|Publication number||US4310753 A|
|Application number||US 06/112,311|
|Publication date||Jan 12, 1982|
|Filing date||Jun 13, 1979|
|Priority date||Oct 13, 1977|
|Also published as||DE7731690U1, EP0006928A1, WO1979000203A1|
|Publication number||06112311, 112311, US 4310753 A, US 4310753A, US-A-4310753, US4310753 A, US4310753A|
|Original Assignee||Janos Fischer|
|Export Citation||BiBTeX, EndNote, RefMan|
|Patent Citations (4), Non-Patent Citations (1), Referenced by (2), Classifications (9)|
|External Links: USPTO, USPTO Assignment, Espacenet|
The invention relates to keys in a keyboard of a data processing device, especially in wrist watch format, wherein the miniaturized keys are disposed closely side by side.
Electronic minicomputers, which frequently are combined with electronic watches in wrist watch size, contain miniaturized keys of, for example, 1 mm diameter, which are operated by means of an operating pin; for this purpose, the upper surfaces of the keys are formed to have a concave shape. As against the considerable advantage that, for example, a wrist watch computer is always available within easy reach, its operation by means of a pin is not generally considered to be very much of a disadvantage, since the computer is used mostly in situations where, if not the original pin itself, some replacement tool will be always available. In order to be able to use such a wrist watch calculator in those rather rare situations where neither the separate operating pin nor a replacement pin is handy, the proposal had already been made to provide on the housing a releasable operating device, for example, in the form of a closing element for the housing lid (German OS No. 25 02 583). In such an embodiment, the minicomputer may thus generally be operated in the easiest manner by means of a pin-shaped replacement device, and only in exceptional instances will the cumbersome removal of the operating device disposed on the housing be necessary. If, for example, the electronic wrist watch is combined with some other data processing device, such as for example, with a telephone register, then conditions are just the reverse, i.e., the telephone register generally is used in situations in which no pin-shaped replacement instrument is available, so that the cumbersome removal of the operating instrument from the housing becomes the rule. In such cases an operation of the keyboard with an operating pin is felt to be too cumbersome and annoying. The necessity of having to use a pin-shaped instrument for a safe operation of the keys of a miniaturized keyboard is, therefore, a disadvantage of such known keyboards, which, depending on the circumstances, is more or less serious, and in any case it always exists.
It is the task of the present invention to create a key for the keyboards, particularly keyboards of data processing miniature devices, wherein its safe operation is not tied to the use of a pin-shaped operating instrument.
According to the invention, the upper surface of the key has at least one concave or straight supporting wall for the support of the tip of the user's finger nails, the supporting wall running transversely to the movement of the user's fingers when operating the keys. Keyboards with such keys may first of all be operated easily and safely even by individuals with fashionable, long fingernails, independent of the size of and partition between the keys. In addition, it will be possible to operate large keys of the new keyboard also with the tip of the finger and miniaturized keys also with any optional instrument, so that especially in case of keyboards of subminiature devices, the range of simple, uncomplicated, accurately aimed operation is considerably expanded compared with the known keyboards.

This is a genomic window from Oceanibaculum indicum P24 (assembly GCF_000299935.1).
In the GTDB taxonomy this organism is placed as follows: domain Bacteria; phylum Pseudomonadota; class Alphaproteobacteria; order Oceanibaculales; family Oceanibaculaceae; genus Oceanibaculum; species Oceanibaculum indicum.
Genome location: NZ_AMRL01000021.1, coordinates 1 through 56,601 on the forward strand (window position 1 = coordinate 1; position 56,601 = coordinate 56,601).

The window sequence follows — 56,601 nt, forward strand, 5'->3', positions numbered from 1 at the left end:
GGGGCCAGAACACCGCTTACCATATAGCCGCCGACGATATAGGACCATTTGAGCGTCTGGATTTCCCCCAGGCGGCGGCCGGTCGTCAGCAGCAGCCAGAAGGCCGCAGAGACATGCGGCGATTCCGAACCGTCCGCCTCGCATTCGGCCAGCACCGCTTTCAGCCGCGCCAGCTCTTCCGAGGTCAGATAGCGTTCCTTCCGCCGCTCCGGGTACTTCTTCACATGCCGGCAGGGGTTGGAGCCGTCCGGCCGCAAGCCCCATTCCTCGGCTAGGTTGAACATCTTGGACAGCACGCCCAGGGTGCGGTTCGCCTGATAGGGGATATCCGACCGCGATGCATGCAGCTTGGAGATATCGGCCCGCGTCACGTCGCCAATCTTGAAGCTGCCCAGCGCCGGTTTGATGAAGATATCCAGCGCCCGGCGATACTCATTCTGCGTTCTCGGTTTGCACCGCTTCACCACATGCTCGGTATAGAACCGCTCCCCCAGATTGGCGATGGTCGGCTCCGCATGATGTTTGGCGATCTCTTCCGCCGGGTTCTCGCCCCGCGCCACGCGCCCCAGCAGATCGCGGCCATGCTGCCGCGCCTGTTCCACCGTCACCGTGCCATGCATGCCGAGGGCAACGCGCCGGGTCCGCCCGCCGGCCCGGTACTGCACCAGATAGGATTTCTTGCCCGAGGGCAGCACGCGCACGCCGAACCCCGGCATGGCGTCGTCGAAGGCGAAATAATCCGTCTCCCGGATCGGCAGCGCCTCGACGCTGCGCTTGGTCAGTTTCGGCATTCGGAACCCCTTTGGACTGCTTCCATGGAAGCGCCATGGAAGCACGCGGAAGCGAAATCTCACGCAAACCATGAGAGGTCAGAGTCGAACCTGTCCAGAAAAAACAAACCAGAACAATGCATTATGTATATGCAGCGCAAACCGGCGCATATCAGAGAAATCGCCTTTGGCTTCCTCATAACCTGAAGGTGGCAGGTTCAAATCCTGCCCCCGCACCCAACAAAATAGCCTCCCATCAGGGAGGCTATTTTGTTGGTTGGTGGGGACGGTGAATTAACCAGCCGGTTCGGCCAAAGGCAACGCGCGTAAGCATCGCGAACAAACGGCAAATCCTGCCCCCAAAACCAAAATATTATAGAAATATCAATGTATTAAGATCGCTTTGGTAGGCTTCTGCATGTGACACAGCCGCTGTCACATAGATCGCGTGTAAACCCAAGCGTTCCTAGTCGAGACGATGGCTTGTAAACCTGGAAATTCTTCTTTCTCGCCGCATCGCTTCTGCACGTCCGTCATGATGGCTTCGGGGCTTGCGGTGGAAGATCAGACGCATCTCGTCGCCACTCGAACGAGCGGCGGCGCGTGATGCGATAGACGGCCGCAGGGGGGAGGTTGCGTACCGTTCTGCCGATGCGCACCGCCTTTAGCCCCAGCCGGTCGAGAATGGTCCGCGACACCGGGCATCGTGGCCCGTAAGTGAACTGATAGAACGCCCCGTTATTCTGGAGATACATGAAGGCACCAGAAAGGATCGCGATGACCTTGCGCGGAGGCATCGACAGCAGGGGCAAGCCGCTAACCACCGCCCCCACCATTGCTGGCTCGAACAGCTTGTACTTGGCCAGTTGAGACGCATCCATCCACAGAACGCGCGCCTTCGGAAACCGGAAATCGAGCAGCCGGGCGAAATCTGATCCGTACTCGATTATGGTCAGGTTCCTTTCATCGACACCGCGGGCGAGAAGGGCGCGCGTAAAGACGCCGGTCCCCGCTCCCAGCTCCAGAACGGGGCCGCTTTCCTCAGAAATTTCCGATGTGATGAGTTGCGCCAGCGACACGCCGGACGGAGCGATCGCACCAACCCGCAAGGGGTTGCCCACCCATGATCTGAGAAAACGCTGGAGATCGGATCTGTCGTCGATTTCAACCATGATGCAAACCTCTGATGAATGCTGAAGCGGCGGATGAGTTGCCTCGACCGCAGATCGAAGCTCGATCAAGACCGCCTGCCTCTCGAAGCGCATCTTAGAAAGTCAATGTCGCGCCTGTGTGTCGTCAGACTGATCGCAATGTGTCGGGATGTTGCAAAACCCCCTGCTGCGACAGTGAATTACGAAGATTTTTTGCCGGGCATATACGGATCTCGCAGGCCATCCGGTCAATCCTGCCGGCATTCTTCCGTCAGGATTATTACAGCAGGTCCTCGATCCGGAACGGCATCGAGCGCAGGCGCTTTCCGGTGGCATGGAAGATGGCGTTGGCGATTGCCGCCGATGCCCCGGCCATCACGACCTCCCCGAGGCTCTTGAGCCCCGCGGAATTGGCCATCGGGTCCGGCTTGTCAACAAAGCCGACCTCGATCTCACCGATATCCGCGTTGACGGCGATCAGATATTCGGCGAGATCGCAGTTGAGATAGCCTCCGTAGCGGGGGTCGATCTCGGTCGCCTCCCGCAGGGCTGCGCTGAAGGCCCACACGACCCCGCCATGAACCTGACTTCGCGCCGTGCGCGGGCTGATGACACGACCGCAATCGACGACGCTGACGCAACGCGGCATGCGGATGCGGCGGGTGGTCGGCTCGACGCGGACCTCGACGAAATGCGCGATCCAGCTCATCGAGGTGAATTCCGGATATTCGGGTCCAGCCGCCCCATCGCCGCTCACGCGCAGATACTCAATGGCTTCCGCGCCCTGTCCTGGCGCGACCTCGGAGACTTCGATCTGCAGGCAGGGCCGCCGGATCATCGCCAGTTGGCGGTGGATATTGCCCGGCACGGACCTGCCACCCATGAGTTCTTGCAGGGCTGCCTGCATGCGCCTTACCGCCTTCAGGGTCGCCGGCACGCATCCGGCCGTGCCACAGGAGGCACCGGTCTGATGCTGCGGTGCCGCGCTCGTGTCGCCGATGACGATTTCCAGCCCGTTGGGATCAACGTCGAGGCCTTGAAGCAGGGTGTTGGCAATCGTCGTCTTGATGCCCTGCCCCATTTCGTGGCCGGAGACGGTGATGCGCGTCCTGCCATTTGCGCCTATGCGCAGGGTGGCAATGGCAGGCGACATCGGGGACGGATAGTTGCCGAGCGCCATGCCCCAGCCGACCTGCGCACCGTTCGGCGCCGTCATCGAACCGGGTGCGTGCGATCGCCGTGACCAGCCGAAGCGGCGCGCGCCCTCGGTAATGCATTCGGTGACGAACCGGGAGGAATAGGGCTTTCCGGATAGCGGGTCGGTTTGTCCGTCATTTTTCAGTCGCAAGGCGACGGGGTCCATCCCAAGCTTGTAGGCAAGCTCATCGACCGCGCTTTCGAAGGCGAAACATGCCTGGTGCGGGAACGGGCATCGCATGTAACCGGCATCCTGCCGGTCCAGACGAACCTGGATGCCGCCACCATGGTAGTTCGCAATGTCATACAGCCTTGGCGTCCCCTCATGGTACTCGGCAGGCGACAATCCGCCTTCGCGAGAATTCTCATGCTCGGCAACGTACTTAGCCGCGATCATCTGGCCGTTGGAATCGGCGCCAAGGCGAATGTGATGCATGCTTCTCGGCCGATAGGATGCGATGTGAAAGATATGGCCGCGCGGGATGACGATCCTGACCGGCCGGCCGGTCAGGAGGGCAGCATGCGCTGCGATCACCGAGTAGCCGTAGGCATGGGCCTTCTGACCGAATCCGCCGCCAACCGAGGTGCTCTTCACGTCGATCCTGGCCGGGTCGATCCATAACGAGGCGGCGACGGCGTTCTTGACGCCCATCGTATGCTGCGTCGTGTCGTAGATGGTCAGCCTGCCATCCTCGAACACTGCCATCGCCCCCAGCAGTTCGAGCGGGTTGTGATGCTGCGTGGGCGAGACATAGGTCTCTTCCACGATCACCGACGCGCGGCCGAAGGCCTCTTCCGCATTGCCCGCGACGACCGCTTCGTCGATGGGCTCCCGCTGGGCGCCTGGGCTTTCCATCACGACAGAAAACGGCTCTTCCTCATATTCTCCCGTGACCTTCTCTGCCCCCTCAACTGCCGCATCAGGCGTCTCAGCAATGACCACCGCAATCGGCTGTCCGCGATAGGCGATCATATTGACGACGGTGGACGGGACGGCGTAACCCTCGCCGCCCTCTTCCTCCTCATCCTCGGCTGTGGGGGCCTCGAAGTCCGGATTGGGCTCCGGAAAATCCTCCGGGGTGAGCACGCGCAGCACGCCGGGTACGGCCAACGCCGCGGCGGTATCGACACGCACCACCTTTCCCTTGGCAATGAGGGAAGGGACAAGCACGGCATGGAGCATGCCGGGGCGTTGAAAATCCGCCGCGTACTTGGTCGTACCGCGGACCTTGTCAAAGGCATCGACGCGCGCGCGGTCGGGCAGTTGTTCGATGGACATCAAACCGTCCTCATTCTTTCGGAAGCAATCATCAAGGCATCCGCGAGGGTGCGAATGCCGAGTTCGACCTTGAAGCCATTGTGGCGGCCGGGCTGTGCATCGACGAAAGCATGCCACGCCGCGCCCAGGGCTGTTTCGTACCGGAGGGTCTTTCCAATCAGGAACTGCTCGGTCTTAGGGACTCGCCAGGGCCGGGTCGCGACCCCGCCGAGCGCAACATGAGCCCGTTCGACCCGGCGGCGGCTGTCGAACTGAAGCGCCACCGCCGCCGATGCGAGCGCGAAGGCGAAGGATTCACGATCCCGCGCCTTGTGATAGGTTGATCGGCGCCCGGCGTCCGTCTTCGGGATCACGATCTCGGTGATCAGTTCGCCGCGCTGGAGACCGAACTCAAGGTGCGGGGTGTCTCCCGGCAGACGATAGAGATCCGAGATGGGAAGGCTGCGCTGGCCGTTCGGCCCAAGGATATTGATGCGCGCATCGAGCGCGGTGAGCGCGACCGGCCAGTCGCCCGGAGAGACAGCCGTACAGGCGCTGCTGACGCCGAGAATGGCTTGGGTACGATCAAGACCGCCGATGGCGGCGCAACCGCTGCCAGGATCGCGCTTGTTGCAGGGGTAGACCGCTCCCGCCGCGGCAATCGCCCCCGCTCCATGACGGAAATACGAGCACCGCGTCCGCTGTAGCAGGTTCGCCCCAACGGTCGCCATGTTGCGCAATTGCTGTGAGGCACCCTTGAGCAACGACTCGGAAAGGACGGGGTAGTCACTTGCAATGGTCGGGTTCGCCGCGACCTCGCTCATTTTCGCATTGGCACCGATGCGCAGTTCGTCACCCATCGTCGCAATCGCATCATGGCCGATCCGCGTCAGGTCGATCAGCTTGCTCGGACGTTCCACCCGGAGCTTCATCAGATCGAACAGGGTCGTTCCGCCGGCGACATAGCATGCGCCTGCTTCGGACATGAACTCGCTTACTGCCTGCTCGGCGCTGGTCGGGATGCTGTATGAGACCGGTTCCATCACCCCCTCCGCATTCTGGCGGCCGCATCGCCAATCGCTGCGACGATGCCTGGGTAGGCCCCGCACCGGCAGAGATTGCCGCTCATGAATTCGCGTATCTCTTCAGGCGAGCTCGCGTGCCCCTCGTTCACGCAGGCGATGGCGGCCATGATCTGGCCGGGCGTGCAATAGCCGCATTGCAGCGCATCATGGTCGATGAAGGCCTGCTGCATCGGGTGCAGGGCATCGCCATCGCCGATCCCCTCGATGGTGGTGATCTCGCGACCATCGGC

The supporting wall may be the front lateral wall of a groove in the direction of the movement of the finger, with an essentially V-shaped cross section, as a result of which correct placing of the tip of the fingernail for an accurate operation of the key will be assured. The front side of the groove may also be undercut, so that the supporting wall slopes downwardly in the direction of the movement of the finger. In order to assure an accurate placement even of a pointed operating instrument, for example, of a needle, then, in case of a groove curved in the direction of the movement of the finger, its width of opening may decrease from the middle to one of its ends, or to both its ends, so that the operating instrument may not slip off laterally, and, moreover, the key in the front area, adjoining the upper edge of the supporting wall, may be higher than in the rearward area, adjoining the upper edge of the other side of the groove, whereby the forward area of the front side of the key may be convex in shape and the rearward area of the front side of the key concave in shape.
In the following paragraphs, the invention will be explained in more detail on the basis of embodiments with reference to the attached drawing.
FIG. 1 is a top view of a keyboard with 5×5 keys according to the invention;
FIG. 2 shows in side view a key of the keyboard of FIG. 1 being operated by a fingernail;
FIGS. 3 to 5 show three different embodiments in perspective presentation of cuboid-shaped keys according to the invention, always provided with a groove;
FIGS. 6 to 10 show cross sections of five different keys, and
FIG. 11 shows a round key in an additional embodiment according to the invention in perspective presentation.